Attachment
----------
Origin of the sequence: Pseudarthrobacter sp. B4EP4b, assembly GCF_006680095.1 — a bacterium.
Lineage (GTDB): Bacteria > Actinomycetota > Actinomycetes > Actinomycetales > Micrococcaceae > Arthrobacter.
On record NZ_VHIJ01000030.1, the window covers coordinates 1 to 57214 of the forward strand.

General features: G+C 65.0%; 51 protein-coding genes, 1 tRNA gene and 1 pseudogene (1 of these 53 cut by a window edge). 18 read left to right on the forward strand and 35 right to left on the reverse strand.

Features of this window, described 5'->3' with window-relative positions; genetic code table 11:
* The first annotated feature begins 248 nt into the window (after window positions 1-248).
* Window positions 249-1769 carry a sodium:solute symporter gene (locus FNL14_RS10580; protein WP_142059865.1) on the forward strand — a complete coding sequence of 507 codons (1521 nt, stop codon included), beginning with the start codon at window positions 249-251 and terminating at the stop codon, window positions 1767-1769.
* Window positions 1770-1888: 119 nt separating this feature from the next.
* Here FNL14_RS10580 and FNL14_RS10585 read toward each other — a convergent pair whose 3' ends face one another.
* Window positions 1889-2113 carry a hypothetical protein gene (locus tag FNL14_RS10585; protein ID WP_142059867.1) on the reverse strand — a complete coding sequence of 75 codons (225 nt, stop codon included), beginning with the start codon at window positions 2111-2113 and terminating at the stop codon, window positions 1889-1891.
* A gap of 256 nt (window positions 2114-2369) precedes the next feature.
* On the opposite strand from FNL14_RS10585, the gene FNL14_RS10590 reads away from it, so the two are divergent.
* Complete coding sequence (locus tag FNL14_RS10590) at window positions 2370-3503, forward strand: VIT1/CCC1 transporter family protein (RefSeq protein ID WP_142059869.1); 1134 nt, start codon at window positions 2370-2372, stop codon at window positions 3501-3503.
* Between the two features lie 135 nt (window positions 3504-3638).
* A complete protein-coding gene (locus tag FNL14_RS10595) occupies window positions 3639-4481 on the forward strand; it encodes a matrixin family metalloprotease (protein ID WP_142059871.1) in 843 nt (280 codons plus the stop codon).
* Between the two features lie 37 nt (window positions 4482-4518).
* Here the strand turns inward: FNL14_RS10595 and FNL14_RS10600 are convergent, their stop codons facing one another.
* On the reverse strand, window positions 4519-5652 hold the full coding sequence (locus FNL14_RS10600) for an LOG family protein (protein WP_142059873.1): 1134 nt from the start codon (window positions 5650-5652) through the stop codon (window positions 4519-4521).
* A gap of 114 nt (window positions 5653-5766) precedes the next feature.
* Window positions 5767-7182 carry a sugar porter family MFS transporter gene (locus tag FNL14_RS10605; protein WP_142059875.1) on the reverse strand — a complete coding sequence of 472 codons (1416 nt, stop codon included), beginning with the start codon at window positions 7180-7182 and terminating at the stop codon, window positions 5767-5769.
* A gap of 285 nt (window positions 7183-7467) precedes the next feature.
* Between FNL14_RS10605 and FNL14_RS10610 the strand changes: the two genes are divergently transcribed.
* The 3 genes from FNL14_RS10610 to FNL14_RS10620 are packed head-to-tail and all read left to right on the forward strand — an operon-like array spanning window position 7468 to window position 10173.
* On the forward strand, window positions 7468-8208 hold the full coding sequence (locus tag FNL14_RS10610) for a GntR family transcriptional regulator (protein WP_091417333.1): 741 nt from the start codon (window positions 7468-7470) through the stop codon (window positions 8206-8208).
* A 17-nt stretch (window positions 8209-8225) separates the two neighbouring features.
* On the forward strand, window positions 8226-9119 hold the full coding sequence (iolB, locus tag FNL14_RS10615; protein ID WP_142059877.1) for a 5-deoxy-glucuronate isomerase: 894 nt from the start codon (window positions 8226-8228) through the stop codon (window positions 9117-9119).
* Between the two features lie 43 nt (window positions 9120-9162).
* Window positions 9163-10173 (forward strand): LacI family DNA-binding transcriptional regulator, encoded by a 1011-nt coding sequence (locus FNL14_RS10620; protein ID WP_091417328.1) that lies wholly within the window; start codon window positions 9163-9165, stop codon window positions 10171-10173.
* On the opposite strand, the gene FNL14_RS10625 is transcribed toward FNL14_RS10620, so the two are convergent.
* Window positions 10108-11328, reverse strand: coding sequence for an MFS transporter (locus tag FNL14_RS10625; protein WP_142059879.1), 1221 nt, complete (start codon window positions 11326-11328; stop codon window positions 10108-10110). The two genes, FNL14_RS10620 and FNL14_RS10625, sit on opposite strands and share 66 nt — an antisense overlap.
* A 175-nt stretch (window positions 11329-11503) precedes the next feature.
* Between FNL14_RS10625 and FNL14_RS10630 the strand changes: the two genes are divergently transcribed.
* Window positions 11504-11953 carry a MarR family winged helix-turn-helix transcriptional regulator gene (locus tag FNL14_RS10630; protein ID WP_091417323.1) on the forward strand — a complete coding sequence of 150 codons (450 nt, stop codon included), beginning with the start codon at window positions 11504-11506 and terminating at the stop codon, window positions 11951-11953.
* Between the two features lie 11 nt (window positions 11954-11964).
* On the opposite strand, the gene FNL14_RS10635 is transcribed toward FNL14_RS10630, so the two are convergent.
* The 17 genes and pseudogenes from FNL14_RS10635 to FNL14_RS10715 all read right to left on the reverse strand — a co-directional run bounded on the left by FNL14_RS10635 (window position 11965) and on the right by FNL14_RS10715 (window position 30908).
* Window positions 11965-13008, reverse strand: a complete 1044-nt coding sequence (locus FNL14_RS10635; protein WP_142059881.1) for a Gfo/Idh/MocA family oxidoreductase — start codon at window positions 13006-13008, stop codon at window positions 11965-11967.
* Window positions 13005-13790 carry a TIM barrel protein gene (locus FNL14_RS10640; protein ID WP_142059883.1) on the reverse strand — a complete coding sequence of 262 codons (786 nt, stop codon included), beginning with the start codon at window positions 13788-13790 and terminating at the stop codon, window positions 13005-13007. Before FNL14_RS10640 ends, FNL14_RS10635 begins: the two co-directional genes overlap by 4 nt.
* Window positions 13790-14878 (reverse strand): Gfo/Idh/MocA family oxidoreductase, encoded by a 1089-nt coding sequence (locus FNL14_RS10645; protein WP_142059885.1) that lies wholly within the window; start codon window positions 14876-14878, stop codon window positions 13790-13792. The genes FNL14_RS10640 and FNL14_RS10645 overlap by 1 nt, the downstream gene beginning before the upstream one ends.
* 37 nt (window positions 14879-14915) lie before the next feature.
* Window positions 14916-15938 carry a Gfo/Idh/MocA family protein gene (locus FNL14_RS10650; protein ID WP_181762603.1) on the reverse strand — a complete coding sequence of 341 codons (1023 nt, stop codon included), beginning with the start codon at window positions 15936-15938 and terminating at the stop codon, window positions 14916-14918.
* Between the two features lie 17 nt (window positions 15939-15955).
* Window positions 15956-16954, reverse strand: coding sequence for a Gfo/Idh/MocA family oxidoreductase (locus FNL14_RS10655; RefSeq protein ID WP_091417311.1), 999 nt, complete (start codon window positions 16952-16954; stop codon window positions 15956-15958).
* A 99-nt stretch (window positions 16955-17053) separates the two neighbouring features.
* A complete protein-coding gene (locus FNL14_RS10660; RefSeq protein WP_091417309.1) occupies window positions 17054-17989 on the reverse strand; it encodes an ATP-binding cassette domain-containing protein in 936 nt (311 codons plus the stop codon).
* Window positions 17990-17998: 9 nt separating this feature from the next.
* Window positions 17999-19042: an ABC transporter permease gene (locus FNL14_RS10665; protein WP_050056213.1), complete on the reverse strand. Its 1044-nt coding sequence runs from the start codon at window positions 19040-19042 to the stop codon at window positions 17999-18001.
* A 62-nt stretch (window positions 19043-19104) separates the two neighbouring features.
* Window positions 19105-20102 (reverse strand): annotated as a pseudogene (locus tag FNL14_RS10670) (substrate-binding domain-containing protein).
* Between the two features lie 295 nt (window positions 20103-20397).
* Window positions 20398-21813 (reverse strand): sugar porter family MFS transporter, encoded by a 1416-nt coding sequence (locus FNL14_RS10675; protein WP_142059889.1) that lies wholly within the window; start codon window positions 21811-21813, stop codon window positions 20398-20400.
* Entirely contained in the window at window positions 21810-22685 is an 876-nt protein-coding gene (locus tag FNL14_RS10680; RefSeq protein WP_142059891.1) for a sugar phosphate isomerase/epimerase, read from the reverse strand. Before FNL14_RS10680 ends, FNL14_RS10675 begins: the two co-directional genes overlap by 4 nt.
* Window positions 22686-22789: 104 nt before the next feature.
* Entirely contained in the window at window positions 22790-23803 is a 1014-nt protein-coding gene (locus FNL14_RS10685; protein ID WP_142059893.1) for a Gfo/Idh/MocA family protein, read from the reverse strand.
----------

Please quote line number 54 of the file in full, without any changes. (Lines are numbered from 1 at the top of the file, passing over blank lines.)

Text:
* Entirely contained in the window at window positions 22790-23803 is a 1014-nt protein-coding gene (locus FNL14_RS10685; protein ID WP_142059893.1) for a Gfo/Idh/MocA family protein, read from the reverse strand.